South African government under fire after reinstating lockdown measures

Opposition criticises new rules, which include a ban on the sale of alcohol

A customer shops at a Liquor City shop in Johannesburg, South Africa, in early June. File photograph: Marco Longari/AFP via Getty Images

A customer shops at a Liquor City shop in Johannesburg, South Africa, in early June. File photograph: Marco Longari/AFP via Getty Images


The South African government’s decision to reinstate sweeping lockdown measures to curb the spread of coronavirus has been strongly criticised by many businesses and the main opposition party.

On Sunday evening president Cyril Ramaphosa announced the immediate reimposition of a ban on the sale of alcohol, the reintroduction of a night-time curfew and the mandatory wearing of face masks as South Africa’s Covid-19 infections surged past one-quarter of a million cases.

Despite the introduction of these measures, the country remains on level three of its five-stage risk-adjusted lockdown system, which has allowed millions of people to return to work.

Mr Ramaphosa, the leader of the African National Congress-led government, said his cabinet had taken the decision to add new measures because so many South Africans were behaving recklessly.

“In the midst of our national effort to fight against this virus, there are significant numbers of people who have taken to organising parties and walking around in crowded spaces without masks,” he said.

Experts advising the government on Covid-19 have projected the disease could claim up to 50,000 lives in South Africa by December if the correct safety measures are not adopted.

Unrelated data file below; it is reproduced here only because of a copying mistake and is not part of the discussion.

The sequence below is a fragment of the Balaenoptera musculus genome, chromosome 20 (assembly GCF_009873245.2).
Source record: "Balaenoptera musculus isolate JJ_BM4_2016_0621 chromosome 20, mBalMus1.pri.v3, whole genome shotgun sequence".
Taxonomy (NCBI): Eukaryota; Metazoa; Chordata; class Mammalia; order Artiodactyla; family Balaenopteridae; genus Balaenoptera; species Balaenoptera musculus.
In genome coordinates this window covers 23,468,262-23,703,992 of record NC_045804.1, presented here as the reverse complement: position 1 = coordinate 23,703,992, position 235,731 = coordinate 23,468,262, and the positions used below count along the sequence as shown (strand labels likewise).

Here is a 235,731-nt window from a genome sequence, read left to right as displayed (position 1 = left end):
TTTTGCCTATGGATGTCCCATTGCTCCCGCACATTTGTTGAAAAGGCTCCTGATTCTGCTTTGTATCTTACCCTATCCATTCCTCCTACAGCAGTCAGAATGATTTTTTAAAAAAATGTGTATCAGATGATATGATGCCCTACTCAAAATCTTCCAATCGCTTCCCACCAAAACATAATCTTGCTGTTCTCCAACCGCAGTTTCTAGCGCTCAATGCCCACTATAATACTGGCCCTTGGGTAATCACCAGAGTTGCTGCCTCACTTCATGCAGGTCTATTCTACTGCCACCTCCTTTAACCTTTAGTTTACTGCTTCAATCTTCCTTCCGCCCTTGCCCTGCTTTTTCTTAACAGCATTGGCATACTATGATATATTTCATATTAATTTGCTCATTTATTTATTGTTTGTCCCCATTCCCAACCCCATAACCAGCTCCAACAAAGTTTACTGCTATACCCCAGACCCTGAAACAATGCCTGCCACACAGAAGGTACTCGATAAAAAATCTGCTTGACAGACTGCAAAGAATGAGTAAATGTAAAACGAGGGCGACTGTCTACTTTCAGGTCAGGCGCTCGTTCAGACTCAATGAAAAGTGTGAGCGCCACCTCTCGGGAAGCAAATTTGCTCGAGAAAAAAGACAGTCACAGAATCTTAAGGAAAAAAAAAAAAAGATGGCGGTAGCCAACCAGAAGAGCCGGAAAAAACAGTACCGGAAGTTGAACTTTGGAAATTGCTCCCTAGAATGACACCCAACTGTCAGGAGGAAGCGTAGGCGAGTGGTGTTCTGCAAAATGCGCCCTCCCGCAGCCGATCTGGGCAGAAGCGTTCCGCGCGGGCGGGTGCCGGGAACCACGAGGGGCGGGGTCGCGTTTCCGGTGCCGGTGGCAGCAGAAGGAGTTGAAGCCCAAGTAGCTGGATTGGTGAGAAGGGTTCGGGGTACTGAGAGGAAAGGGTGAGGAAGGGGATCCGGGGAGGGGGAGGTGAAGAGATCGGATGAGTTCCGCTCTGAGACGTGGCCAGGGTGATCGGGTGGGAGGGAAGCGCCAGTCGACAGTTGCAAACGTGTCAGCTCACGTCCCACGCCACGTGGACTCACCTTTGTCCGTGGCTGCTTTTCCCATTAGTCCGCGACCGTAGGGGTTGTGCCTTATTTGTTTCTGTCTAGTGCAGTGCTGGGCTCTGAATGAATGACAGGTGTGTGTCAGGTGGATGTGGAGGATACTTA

Sunday’s Covid-19 update for the country put the number of confirmed cases in South Africa at 276,242 and the death toll at 4,079. A total of 12,058 new infections had been recorded in the previous 24 hours.

Mr Ramaphosa said: “We should be deeply concerned that a quarter of those that have died [from the virus] passed away in the last week.”

Pressure on hospitals

The president went on to say there was clear evidence the resumption of alcohol sales in early June had resulted in substantial pressure being put on hospitals due to car accidents, violence and related trauma.

Many South African hospitals are struggling to cope with the numbers of Covid-19 patients, media reports have shown, but the government is adamant the country still has enough bed capacity for the seriously ill.

The main opposition Democratic Alliance (DA) said the new restrictions were a distraction from the state’s failure to properly prepare the healthcare system for the peak infection period, which it is anticipated will run from now until early September.

According to the DA, only two of South Africa’s nine provinces – the Western Cape and the Eastern Cape – have up-and-running field hospitals, which the government said in late March would be established to handle any overflow of patients from the state’s established medical facilities.

“These ineffective gimmicks [the new restrictions] are an attempt to obscure the truth of our situation: the national government has completely and utterly wasted South Africa’s long and crippling lockdown,” said DA leader John Steenhuisen.

Associations representing the alcohol industry argue the new liquor ban is not the answer to slowing Covid-19 infections, saying it will just give rise to a black market and cost thousands of jobs in the sector.